Thursday, 12 November 2020

Media Quotes of the Week: The best journalism held Trump to account but have the 70 million who voted for him shown contempt for mainstream news? plus the fake journalist who stole real news

Media columnist Margaret Sullivan in The Washington Post:
 "The mainstream media, however flawed, has managed to tell us who Trump is. Even the worst of it — the way lie-filled briefings on the coronavirus, in which the president promoted untested cures and pure quackery, were broadcast live to the nation — had the benefit of showing people how unfit he was. And the best of the Trump-era journalism has been crucial, true to its democratic mission of holding the powerful accountable."

Donald Trump on Twitter: "Since when does the Lamestream Media call who our next president will be? We have all learned a lot in the last two weeks!"

Christiane Amanpour on Twitter: 
"A reflection on President Trump’s comments last night: The last President I covered who refused to accept the vote count in an election was Mahmoud Ahmadinejad in Iran, 2009."

Matthew D'Ancona on Tortoise: "The true gatekeepers to Biden’s presidency were the networks, specifically at the moment on Thursday night when ABC, CBS and NBC cut off President Trump’s deranged rant about alleged voter fraud. He who lives by media, dies by media. The reality television host who made it to the White House by treating politics as a branch of the entertainment industry was, in the end, deposed because he had committed the cardinal sin of the entertainment world: he had become a bore, an embarrassment, old news."

 Kyle Pope in the Columbia Journalism Review on the US election:
"Once again, opinion polls were overhyped and under-scrutinized. Some of them were also wildly off—and, though that’s different from 2016, when the polls were largely accurate but widely misunderstood, it doesn’t let media organizations off the hook for their treatment of the numbers. Newsrooms leaned too heavily on polls as a substitute for on-the-ground reporting, and they were led astray. Journalists spent too much time talking to each other on Twitter, inhabiting an alternate algorithmic reality that bore little resemblance to the life of the country."

Nick Robinson on Twitter: 
"Watching @FoxNews to see how they cover the election. Someone they call a correspondent has just said on air that pollsters are 'partisan pornographers who worked with Joe Biden to suppress the vote'. Extraordinarily there are people here who want our TV news to be more like Fox."

Jane Martinson in the Guardian:
 "BBC presenters who dare to express opinions – Emily Maitlis on Dominic Cummings, for example – are slapped down as executives fret about the impartiality of an organisation that believes it must be representative of all licence fee payers. But true impartiality allows reporters to say that politicians are lying if there are facts and evidence to prove it. Such calls are essential not just for democracy but the future of journalism, even if a combination of financial, political and technological pressure has made them harder."

Gerard Baker in The Times [£]: "Mr Trump defied the predictions of pollsters, the ravages of a pandemic, a big financial advantage for his Democratic opponent and the best efforts of a media that has simply disgraced itself with its complete abandonment of any last pretence of objectivity."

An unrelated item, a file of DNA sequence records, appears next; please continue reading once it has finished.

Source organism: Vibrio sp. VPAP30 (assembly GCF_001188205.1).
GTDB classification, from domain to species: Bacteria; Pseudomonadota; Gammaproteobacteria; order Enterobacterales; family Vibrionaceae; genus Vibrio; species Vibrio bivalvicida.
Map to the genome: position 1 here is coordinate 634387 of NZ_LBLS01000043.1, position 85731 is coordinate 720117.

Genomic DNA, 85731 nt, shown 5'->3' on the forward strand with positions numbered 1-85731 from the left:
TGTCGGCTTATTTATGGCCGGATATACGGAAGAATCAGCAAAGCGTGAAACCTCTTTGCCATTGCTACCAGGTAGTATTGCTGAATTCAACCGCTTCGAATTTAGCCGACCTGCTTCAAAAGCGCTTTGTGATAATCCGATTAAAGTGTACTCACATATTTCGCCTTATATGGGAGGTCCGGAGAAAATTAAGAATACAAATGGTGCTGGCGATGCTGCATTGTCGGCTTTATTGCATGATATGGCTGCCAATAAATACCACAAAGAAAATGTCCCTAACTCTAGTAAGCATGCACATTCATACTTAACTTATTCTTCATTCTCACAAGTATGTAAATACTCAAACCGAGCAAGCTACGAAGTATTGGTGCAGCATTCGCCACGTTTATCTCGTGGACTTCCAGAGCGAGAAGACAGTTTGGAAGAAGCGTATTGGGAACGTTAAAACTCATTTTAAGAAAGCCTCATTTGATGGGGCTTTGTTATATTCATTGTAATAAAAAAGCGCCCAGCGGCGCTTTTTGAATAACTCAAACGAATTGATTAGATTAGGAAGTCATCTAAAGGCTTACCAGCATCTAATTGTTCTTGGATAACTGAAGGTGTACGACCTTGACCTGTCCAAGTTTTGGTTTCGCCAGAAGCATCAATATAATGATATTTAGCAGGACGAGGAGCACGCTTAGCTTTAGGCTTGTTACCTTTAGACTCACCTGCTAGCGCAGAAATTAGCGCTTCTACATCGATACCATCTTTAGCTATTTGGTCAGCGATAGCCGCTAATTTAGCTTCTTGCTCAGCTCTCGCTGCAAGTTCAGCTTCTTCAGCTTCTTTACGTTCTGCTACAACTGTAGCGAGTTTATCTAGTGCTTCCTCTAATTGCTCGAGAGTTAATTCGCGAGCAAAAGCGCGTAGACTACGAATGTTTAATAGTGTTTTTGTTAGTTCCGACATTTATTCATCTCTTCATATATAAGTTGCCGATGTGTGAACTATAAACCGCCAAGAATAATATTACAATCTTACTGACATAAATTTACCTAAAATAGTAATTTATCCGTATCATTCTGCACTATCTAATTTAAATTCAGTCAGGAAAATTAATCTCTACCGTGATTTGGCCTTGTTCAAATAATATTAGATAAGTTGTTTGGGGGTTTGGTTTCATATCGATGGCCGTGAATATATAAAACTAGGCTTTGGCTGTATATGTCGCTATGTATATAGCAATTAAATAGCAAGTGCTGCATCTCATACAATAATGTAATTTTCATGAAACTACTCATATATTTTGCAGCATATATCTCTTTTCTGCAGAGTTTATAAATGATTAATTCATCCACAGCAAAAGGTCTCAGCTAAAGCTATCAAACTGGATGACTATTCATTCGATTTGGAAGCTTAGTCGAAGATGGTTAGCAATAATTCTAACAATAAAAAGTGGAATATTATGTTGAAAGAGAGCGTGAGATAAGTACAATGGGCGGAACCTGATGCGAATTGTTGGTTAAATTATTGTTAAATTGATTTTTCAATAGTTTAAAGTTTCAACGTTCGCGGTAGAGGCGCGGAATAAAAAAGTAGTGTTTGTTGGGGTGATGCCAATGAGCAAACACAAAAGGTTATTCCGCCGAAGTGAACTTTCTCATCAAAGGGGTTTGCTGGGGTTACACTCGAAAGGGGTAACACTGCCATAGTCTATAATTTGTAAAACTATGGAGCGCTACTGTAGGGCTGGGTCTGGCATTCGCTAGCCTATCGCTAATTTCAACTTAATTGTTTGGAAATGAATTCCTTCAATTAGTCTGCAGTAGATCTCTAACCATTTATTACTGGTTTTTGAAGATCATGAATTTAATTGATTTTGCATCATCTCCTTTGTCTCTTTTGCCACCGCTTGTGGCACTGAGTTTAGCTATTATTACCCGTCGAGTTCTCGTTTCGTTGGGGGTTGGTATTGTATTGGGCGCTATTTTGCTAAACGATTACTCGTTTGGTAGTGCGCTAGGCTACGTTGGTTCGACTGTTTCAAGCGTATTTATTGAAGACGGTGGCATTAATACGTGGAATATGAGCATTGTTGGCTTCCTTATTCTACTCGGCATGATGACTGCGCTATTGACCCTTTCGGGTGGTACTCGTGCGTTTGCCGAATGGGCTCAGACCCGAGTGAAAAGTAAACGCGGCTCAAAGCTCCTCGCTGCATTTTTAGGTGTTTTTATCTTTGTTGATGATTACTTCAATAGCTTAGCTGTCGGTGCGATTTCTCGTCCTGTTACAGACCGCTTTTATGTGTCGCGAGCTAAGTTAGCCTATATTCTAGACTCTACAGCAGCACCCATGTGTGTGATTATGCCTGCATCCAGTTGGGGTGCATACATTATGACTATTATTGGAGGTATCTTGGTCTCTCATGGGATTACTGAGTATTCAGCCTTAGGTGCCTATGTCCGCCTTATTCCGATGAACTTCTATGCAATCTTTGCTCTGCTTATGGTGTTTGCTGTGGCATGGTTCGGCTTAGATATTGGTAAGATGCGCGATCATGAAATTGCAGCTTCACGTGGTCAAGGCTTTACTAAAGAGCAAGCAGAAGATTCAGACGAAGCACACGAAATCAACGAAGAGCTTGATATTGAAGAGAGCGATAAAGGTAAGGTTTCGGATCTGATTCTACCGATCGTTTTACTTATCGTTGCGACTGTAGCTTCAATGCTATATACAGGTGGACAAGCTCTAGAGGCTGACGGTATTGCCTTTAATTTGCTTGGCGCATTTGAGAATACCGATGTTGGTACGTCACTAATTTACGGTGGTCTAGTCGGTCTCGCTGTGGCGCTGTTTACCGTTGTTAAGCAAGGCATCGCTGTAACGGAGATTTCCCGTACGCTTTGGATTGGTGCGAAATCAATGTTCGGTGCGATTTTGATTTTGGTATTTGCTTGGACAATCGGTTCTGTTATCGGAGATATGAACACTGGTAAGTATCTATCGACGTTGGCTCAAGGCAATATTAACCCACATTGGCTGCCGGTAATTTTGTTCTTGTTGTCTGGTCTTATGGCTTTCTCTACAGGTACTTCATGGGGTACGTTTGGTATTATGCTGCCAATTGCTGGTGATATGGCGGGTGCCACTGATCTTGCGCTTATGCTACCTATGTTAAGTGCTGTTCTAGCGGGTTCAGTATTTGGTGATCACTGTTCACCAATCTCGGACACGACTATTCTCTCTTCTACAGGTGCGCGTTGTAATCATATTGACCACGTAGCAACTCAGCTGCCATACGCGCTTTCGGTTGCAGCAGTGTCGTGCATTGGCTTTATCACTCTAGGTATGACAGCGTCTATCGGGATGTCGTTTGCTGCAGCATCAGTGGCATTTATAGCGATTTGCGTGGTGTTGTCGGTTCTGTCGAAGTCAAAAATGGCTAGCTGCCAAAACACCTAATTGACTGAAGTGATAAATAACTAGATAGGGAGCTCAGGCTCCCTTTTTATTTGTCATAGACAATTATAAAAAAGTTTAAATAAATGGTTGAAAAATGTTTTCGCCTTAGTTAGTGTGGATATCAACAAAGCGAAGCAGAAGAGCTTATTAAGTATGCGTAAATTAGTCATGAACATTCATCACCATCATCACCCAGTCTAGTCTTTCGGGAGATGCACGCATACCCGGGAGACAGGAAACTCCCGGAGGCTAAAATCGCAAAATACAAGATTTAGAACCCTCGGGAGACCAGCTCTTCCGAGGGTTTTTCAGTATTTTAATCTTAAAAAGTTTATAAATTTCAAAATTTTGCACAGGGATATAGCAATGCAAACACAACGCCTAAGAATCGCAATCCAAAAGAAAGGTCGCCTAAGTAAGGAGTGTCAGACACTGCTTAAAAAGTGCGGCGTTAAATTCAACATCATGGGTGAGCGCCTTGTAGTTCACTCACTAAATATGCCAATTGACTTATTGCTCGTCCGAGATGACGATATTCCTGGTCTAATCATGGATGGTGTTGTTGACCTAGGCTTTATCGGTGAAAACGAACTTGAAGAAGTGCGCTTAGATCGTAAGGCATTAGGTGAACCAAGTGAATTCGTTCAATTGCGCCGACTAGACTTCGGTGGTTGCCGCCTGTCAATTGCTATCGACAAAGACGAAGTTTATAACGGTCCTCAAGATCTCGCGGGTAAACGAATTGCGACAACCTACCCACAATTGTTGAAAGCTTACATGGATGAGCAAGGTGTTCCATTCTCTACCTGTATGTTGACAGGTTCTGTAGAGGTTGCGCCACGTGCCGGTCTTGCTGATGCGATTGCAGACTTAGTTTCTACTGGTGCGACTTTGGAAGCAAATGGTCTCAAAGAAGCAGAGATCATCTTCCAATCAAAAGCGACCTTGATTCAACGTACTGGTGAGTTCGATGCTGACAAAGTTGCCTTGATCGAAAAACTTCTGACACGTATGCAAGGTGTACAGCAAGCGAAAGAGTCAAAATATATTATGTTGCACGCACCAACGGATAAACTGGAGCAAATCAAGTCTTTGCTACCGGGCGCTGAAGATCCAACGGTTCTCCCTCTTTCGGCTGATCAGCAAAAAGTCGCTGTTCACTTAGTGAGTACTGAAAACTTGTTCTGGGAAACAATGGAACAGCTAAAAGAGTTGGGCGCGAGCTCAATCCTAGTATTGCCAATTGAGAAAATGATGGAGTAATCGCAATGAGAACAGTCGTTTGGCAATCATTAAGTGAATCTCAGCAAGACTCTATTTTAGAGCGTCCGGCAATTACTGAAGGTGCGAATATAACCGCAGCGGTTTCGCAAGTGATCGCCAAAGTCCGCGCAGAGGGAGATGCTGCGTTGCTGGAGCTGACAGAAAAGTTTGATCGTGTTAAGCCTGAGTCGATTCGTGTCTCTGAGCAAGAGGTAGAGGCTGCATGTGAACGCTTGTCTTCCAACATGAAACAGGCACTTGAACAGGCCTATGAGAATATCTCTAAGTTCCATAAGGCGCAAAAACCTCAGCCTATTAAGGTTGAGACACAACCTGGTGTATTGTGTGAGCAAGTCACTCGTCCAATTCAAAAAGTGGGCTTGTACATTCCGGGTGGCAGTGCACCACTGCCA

Ian Burrell in the i: "A Trump victory would have left the cream of the American Fourth Estate looking marginal and powerless. It nearly happened. The 70 million who voted for him have used the ballot box to declare their contempt for mainstream news, which must somehow find a way to regain their trust."

Alan Rusbridger 
on the reporting of COVID-19, in the preface to the Reuters Institute annual report:"Lives depended on the words journalists wrote; the numbers they crunched; how well they understood and could communicate the science. COVID-19 has, again at the time of writing, killed nearly a million people worldwide. But it has also accelerated the already menacing trends in media – closing titles, depressing revenues, speeding up the switch to digital, throwing thousands out of work."

Piers Morgan on Twitter on the departure of Downing Street director of communications Lee Cain: 
Great to see @BorisJohnson's communications chief Lee Cain - who once dressed up as a chicken to mock Tory ministers for refusing to take part in TV debates & then led this Govt's cowardly 196-day boycott of
@GMB - forced out of No10. He's a snivelling little worm. Bye Lee!"

Kelvin MacKenzie on his new book due out next year called 'Murdoch, Me and Other Madmen': "Honestly, it will be an absolute rip-roaring success."

The Northern Echo reports: "A 'FAKE journalist' has pleaded guilty to fraud after publishing articles copied from The Northern Echo. Aaron Michael Jack, 27, of Eldon Street, Darlington, was running a website called the North East News Agency, which was found to consist of news stories copied from the Northern Echo and passed off as his own work. On the site, each news story was followed by 'A note from the Editor. Please consider making a voluntary financial contribution to support the work of North East Alternative News and allow it to continue producing independent, carefully-researched news stories'.”
  • Jack pleaded guilty to fraud and to two charges of publishing images which he knew were infringing copies of copyright and was fined £50 for each of the three offences and ordered to pay costs.

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